More than 165 of Germany's top Protestant theologians, including Jurgen Moltmann, are criticizing a new Lutheran-Catholic statement that attempts to resolve historic differences on the doctrine of justification.

The theologians' protest comes in response to the proposed Joint Declaration on the Doctrine of Justification (JDDJ) devised by the Lutheran World Federation (LWF) and the Vatican.

The LWF, which is made up of 124 member churches and 61 million members, is voting this month on whether to approve or reject the document.

The JDDJ proposal declares that Lutherans and Catholics have a "consensus in the basic truths" of justification, a doctrine that became "the crux" of all ensuing disputes, including mutual condemnations by and against both churches that remain valid today. The statement says there are remaining doctrinal differences but they "are no longer the occasion for doctrinal condemnations."

Germany's debate over the JDDJ has been characterized by cautious elation, serious reservations, partial rejection, and a great deal of confusion about what the document will mean at the practical level.

"The joint declaration shows that since there has been such great agreement [on justification], existing doctrinal differences should no longer warrant church divisions," says Bishop Horst Hirschler of Hannover, president of the United Evangelical Lutheran Church. Luther, he told CT, would have been "filled with joy" over the current debate and the JDDJ's emphasis on faith alone bringing "true freedom for the Christian."

Evangelicals have added their voices to the debate. "Theological discussions between different denominational confessions are helpful and necessary for mutual understanding," says Rolf Hille, chair of the German Evangelical Alliance. But Hille, who also chairs the Theological Commission of the World Evangelical Fellowship, notes that the JDDJ falls short in that it does not stipulate that faith includes the assurance of salvation. "What is, then, grace? What is faith? All of this remains unclear."

Most of Germany's regional Lutheran church bodies that have acted so far are approving the accord, but with reservations—praising the effort as an important ecumenical step forward but agreeing in principle that they have not achieved full consensus on the basic truths of justification.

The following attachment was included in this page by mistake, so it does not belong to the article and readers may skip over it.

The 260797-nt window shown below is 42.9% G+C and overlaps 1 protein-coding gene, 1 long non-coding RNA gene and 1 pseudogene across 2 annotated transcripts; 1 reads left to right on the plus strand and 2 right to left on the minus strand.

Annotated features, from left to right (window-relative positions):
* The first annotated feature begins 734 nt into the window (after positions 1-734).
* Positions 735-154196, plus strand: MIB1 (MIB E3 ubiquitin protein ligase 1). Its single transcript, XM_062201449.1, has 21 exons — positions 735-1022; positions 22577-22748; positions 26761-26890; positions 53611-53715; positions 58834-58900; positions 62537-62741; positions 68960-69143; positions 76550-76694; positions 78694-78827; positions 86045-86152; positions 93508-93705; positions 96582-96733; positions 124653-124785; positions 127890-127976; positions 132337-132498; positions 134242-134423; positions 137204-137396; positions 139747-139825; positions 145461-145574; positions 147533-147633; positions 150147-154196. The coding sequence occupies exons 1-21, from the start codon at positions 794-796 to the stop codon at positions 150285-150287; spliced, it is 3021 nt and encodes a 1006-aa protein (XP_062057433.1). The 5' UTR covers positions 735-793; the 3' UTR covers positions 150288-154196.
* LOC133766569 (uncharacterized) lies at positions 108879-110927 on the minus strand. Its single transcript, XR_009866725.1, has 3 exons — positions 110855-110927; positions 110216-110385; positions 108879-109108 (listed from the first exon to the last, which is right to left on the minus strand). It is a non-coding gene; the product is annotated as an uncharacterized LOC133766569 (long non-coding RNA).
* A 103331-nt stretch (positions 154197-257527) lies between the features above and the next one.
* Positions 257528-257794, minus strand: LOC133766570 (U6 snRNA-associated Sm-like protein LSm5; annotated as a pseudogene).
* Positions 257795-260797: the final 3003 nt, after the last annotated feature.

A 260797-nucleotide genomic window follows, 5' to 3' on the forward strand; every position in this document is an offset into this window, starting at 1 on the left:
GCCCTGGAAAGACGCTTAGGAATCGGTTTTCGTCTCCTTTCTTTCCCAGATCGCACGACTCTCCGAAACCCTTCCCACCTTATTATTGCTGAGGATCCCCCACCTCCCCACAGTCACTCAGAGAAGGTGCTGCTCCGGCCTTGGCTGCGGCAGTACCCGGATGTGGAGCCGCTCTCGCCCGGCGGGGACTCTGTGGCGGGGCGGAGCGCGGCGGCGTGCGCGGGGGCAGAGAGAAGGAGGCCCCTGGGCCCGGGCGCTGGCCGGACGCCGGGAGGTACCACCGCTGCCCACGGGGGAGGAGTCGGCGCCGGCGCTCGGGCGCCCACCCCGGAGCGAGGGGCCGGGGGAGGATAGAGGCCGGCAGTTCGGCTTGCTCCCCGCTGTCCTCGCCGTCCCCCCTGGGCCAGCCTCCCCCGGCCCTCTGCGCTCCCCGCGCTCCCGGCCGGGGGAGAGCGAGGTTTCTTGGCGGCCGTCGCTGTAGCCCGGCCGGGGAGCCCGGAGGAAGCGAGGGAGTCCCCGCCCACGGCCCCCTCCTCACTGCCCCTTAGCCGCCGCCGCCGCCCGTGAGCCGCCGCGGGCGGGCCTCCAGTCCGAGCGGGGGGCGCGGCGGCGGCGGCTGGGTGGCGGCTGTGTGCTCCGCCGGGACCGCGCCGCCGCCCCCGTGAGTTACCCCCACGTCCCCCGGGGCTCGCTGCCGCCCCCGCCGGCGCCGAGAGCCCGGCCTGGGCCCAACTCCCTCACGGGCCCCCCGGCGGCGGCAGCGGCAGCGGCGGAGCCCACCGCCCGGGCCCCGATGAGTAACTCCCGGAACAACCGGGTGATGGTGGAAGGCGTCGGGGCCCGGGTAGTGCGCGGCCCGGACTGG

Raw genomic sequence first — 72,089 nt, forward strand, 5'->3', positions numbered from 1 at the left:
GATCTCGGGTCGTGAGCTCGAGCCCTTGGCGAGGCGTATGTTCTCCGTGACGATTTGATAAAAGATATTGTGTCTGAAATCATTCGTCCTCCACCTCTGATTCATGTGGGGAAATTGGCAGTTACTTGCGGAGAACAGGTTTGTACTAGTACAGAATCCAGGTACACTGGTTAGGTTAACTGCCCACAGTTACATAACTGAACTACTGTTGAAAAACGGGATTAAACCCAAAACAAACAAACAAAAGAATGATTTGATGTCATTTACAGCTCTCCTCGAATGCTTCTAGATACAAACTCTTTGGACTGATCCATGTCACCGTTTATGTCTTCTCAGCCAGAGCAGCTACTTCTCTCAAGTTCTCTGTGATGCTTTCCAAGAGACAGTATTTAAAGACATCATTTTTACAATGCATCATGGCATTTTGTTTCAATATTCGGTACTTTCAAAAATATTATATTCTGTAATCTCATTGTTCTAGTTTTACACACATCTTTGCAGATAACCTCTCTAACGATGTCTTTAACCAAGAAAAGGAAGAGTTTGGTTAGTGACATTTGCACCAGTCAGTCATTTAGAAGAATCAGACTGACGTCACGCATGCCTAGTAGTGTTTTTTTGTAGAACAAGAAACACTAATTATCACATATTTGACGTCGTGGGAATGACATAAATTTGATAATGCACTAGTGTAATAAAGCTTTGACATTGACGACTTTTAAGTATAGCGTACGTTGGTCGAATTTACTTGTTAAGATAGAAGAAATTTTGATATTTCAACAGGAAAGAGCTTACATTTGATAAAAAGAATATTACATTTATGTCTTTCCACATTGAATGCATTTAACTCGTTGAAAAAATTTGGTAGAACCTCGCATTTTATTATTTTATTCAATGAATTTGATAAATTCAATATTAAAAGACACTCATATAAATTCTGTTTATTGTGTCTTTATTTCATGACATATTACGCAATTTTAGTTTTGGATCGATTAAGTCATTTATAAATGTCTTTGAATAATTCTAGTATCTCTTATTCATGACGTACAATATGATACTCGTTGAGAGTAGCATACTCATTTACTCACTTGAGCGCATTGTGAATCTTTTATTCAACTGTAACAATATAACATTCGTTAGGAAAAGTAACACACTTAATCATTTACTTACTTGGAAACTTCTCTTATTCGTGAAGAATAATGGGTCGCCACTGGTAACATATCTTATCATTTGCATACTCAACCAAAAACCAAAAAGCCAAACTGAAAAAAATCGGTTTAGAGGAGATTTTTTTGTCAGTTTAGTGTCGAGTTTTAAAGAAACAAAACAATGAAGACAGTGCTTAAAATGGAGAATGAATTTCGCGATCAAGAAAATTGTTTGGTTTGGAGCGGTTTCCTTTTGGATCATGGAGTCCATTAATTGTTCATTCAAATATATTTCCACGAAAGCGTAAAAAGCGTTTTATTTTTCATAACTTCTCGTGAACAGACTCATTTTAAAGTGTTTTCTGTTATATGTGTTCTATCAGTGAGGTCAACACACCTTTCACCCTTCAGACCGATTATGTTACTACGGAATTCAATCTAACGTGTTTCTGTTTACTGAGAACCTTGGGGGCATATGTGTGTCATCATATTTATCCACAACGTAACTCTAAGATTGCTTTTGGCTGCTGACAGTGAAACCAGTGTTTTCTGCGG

THEOLOGIANS OPPOSED: The largest and most critical opposition to the declaration has come from more than 165 Lutheran scholars who have signed a letter of protest initiated by theologians Gerhard Ebeling and Eberhard Jungel. The professors argue, among other points, that there has been no consensus reached on justification by faith alone and the "importance of good works for salvation." They urged churches to reject the document completely, or at least deny that an overall consensus has been reached on justification.

One of the signatories, Bonn University New Testament professor Michael Wolter, says key differences between Catholic and Lutheran tradition and understanding of ecclesiology and church authority are being "pushed in the background and handled as if these differences do not exist or as if they have no significance." He also questions how the LWF, which is not a church, could be authorized to enter into official talks on doctrinal issues with the Vatican.

Criticism of the Protestant professors' letter has come from several quarters. Presiding Catholic bishop Karl Lehmann, a JDDJ advocate, says formal protests against the document are cause for "serious concern." He warns that a 30-year ecumenical process leading up to the declaration could be derailed because of several "painful allegations and incomprehensible misinterpretations."

Scholars who support the declaration have not issued a position paper with a similarly large number of signatories to counter the JDDJ's academic critics.

Munich pastor Otto Kietzig told CT the protesting scholars have been unable to see the broad picture because of theological "nitpicking." Wolter's colleague in Bonn, church history professor Karl-Heinz von Muhlen, rejects Kietzig's view as "nonsense," arguing that justification by faith alone for the Lutheran is the central, indispensable Christian doctrine, which cannot be compromised.

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